The Supreme Judicial Court recently held that a Massachusetts company could be sued by non- Massachusetts residents for conduct that occurred outside of Massachusetts. In Taylor v. Eastern Connection Operating, Inc., 465 Mass. 191 (2013), employees of a Massachusetts company who worked and lived in New York sued their employer under several Massachusetts statutes (specifically, those that govern the classification of workers as employees or independent contractors and the payment of wages and overtime compensation), claiming - among other things - that their employer had improperly classified them as independent contractors. Notwithstanding the fact that their written contracts with the employer contained "choice-of-law" provisions specifying Massachusetts state court as the jurisdiction where suit could be brought, the employer moved to dismiss the plaintiffs' claims, claiming lack of subject matter jurisdiction.
A recent Superior Court decision warns employers of the pitfalls that result from using non-compete agreements that contain consistent terms. In ARS Services, Inc. v. Morse, 2013 WL 2152181 (Super.Ct. 2013), Judge Edward P. Leibensperger considered whether to issue a preliminary injunction to a company that sought to enforce a non-compete agreement against a former employee who began competing directly against it in its existing market.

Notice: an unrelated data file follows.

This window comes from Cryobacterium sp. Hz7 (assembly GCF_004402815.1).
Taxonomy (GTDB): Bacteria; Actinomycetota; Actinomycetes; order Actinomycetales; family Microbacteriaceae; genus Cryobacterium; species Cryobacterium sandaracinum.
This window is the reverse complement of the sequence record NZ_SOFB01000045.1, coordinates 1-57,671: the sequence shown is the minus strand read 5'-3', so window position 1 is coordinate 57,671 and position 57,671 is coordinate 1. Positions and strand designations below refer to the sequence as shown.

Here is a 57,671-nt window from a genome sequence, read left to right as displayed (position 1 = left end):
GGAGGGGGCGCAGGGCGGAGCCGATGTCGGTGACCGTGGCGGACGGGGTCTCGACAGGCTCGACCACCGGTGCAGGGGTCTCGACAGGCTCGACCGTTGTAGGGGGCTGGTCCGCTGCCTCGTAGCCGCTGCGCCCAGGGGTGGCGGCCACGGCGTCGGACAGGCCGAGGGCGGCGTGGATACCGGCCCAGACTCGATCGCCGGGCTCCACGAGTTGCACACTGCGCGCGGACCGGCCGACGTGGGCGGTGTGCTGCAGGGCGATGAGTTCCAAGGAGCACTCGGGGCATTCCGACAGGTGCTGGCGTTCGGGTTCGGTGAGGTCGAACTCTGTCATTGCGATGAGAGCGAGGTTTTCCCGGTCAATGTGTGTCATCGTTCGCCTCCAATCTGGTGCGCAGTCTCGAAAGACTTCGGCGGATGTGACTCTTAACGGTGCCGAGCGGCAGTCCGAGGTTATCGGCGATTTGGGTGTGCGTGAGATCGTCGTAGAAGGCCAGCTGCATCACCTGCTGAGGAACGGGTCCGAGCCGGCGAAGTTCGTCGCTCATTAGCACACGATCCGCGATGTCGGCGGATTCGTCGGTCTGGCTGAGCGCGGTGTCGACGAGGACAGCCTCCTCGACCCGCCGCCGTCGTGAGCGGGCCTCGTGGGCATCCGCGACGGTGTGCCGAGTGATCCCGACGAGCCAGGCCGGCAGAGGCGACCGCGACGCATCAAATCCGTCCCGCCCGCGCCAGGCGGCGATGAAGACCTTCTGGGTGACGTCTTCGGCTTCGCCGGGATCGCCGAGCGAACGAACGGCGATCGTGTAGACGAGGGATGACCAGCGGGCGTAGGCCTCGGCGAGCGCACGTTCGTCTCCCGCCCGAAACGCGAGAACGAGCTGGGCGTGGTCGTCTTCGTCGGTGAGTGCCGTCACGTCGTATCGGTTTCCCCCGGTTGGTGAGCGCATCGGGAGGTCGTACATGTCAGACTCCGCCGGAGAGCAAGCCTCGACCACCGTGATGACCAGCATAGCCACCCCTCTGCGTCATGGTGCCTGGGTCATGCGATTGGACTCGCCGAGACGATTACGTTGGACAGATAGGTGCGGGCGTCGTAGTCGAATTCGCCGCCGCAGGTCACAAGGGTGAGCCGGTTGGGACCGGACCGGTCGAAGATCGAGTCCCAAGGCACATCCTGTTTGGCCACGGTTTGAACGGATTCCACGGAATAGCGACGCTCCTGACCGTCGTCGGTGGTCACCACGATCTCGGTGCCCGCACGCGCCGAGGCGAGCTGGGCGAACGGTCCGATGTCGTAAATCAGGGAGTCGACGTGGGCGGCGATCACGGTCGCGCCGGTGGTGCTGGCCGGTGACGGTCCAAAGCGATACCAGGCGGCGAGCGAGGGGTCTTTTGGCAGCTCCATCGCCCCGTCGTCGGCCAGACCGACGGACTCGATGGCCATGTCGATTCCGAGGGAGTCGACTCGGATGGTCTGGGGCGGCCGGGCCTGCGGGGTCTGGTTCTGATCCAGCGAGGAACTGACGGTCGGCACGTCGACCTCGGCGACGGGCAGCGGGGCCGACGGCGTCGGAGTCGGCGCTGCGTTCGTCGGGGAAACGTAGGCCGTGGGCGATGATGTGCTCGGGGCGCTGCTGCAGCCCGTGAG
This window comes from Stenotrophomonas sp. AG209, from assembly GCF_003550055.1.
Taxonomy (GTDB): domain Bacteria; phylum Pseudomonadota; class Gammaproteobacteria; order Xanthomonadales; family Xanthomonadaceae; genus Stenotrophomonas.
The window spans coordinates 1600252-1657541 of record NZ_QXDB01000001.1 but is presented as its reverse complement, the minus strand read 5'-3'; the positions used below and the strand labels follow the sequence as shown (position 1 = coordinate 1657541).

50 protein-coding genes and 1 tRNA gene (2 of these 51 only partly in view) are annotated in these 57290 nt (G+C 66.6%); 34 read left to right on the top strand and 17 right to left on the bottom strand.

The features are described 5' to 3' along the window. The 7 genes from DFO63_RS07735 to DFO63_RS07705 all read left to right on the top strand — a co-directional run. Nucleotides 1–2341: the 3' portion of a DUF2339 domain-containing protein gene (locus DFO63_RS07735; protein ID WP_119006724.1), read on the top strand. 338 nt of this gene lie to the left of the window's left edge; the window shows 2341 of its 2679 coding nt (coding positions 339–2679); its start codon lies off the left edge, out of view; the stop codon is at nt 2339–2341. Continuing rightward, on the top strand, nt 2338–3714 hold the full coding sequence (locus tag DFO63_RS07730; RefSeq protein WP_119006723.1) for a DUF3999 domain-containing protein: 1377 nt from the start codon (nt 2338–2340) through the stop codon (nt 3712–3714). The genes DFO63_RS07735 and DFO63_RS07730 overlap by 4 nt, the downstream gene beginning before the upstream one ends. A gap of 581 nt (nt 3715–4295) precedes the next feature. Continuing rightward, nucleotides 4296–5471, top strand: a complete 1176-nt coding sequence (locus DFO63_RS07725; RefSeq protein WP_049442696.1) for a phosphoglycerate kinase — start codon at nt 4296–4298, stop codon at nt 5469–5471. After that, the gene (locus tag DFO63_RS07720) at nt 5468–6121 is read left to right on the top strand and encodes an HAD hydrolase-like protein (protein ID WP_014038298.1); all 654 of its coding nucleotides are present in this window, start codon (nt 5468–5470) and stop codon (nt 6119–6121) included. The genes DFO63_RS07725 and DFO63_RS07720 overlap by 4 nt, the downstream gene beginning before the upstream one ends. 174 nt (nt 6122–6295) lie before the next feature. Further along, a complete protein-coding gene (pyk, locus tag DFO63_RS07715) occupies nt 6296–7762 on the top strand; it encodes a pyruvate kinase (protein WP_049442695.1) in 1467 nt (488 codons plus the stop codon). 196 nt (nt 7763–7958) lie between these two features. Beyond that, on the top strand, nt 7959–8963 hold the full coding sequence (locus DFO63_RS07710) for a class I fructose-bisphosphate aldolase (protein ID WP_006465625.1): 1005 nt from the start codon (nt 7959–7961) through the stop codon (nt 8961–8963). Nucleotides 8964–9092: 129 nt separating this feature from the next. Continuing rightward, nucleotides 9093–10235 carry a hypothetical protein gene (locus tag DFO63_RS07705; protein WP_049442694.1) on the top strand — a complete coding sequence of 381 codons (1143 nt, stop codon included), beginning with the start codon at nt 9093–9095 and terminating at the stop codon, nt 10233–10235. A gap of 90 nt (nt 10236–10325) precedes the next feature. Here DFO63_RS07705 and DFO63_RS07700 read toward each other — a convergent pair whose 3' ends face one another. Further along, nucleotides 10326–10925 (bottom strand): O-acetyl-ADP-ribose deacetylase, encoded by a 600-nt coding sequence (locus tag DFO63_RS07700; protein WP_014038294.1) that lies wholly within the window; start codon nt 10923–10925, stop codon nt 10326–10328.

Most employers know that they have a duty to make a reasonable accommodation for an employee's disability or job restriction, but what that actually means in practice can be confusing. Statutes that require such accommodation are the Americans with Disabilities Act (ADA), 42 U.S.C. § 12101 et seq., and, in Massachusetts, the Massachusetts Fair Employment Practices Law, General Laws Ch. 151B. To fall under the protection of either statute, the employee must have a physical or mental disability (or handicap) that substantially limits one or more of his or her major life activities. The statutory definitions of major life activity are quite broad and can range from bodily functions to cognitive activities.